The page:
As of this morning, I received just under $3,000 in donations sent to help Lisa, and also other refugees. People are so good given the chance.

Ali and I will be meeting tomorrow and talking with Lisa to decide how this money can be used to stabilize her life while she learns English and looks for work. She was devastated by her husband's death, she said all of the happiness in her seemed to die with him. She has the saddest eyes.

I can see a path for her now, thanks to you. With this money, we can help her get a new apartment – she is planning to move to one in September, hers is filled with mice and roaches. We found a housing authority program that has accepted her, brother and all.

We can pay the difference between what the housing authority will give her and what the rent is – about $250 a month – for a year. We can pay for one-on-one English classes to help her get the kind of job she wants. We can help her brother get some English language tutoring so he can finish his education or, if he prefers, go to work.

Our philosophy is to be thoughtful and bounded. We can't pay for her life, but can get her to what I call an "open field," a level playing field where she can find security and freedom in America, for herself, her brother and her two small children.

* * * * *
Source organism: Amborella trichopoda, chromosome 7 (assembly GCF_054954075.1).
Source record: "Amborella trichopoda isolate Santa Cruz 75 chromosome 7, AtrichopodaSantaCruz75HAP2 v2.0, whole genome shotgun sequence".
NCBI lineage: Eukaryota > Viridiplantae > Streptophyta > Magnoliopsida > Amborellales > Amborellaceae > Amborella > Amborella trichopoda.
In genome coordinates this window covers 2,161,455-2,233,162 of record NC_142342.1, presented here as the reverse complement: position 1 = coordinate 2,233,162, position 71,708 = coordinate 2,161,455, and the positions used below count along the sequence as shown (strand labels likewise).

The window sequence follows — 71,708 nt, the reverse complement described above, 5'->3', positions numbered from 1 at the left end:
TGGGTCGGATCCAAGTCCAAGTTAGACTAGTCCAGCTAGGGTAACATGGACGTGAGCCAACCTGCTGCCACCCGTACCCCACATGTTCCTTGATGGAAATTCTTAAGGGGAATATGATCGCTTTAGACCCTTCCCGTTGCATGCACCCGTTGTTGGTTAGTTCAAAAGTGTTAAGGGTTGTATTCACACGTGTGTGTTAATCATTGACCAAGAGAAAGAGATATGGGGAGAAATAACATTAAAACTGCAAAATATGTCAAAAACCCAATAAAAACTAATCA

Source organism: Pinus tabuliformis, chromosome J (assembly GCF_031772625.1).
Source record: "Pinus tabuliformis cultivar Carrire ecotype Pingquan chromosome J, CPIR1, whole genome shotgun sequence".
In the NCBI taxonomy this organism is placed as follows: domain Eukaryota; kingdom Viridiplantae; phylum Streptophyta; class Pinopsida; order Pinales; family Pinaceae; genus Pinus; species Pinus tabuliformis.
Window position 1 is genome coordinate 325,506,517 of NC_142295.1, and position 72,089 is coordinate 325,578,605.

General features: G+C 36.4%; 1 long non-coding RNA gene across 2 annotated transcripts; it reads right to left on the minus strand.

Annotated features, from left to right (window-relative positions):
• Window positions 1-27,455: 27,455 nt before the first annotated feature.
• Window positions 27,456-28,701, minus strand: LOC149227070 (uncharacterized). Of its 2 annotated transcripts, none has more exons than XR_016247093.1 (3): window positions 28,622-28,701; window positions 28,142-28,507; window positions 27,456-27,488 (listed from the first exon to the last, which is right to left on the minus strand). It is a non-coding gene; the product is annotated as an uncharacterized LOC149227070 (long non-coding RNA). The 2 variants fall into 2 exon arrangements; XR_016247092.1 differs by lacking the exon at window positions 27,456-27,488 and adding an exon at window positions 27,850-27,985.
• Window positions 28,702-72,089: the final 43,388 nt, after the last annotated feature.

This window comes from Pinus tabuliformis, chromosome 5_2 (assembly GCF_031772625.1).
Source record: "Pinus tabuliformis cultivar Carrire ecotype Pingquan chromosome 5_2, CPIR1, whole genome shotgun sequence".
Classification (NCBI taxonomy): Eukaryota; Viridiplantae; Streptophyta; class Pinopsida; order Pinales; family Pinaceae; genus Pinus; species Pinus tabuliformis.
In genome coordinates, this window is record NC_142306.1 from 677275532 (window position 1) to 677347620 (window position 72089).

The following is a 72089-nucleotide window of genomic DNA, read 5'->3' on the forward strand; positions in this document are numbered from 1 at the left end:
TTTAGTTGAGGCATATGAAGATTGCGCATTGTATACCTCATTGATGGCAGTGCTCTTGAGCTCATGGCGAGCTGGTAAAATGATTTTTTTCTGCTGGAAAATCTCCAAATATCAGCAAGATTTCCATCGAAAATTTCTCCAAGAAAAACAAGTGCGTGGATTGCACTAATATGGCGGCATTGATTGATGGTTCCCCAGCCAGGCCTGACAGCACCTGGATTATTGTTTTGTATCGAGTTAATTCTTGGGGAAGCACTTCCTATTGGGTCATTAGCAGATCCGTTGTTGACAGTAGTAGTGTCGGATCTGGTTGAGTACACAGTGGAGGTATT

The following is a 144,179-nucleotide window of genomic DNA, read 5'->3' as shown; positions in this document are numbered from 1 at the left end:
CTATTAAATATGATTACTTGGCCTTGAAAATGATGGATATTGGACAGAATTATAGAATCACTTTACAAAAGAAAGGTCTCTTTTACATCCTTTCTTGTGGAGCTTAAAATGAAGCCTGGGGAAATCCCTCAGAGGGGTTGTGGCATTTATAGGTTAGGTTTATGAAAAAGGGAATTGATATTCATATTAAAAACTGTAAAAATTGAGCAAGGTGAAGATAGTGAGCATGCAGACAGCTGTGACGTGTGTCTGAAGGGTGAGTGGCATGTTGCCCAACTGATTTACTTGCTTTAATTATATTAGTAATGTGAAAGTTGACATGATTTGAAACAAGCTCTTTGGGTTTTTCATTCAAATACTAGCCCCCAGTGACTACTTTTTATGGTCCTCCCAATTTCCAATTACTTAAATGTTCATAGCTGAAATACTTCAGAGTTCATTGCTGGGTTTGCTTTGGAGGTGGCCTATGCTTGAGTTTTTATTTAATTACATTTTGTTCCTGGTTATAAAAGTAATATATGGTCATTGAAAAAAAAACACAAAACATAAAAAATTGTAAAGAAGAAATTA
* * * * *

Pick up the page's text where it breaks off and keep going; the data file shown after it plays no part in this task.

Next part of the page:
Lisa must learn to live on her own here, something she very much wants to do.

She is a very sweet and kind and intelligent woman, she also is in need of personal things like toiletries and deodorant and toothpaste and groceries. Her children urgently need new clothes. We can now  get all of those things for her and her family.

She will have all of those personal things for her by Thursday. Thanks once more to the Army Of Good. I always hold my breath when I ask for money, you never let me down. More importantly, you never let the refugees or the Mansion residents down. You are keeping good alive.

Thank you, thank you. People who wish to support this program – tomorrow we meet with a refugee from Africa who lost more than one husband there. She has a  good job, drug dealers just moved in below  her, she needs a small amount of money to help with rent for six months. Her sons are on the soccer team.

People who wish to help can send their contributions to Jon Katz, Post Office Box 205, Cambridge, N.Y., 12816, or via Paypal, jon@bedlamfarm.com.

If there are additional contributions coming in for Lisa, they will be set aside for her. If they are specified for "refugees" or "Mansion" I will make sure they go to help people in one place or another. Every dollar will be used well. Thank you, it is so much better to do good than arguing about good.

You've given Lisa a wonderful chance.